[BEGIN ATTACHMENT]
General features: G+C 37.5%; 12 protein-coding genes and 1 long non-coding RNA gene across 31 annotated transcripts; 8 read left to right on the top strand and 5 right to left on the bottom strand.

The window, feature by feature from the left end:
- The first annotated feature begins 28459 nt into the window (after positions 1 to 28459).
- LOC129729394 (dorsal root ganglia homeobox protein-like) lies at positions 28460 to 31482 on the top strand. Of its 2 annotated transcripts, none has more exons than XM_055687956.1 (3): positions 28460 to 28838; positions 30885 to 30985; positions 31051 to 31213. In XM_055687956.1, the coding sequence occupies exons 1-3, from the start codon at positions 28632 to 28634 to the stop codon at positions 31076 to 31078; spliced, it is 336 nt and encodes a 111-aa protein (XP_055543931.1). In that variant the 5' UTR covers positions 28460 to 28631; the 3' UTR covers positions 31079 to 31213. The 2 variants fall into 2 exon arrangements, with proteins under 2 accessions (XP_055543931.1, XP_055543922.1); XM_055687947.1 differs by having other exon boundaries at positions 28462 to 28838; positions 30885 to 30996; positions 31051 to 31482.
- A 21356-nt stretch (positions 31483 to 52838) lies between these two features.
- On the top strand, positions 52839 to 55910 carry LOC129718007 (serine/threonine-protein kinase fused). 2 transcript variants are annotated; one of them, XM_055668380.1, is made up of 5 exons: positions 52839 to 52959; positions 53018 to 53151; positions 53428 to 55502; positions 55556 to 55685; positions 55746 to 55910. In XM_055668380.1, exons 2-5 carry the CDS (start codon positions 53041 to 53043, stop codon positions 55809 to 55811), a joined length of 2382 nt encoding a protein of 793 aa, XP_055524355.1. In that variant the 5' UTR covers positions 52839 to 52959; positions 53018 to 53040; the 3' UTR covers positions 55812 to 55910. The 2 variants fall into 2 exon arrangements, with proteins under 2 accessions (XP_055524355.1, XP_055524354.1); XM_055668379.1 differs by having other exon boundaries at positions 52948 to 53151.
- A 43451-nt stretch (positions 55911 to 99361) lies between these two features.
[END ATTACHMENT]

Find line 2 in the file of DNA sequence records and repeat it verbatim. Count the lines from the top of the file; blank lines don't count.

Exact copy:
The window, feature by feature from the left end: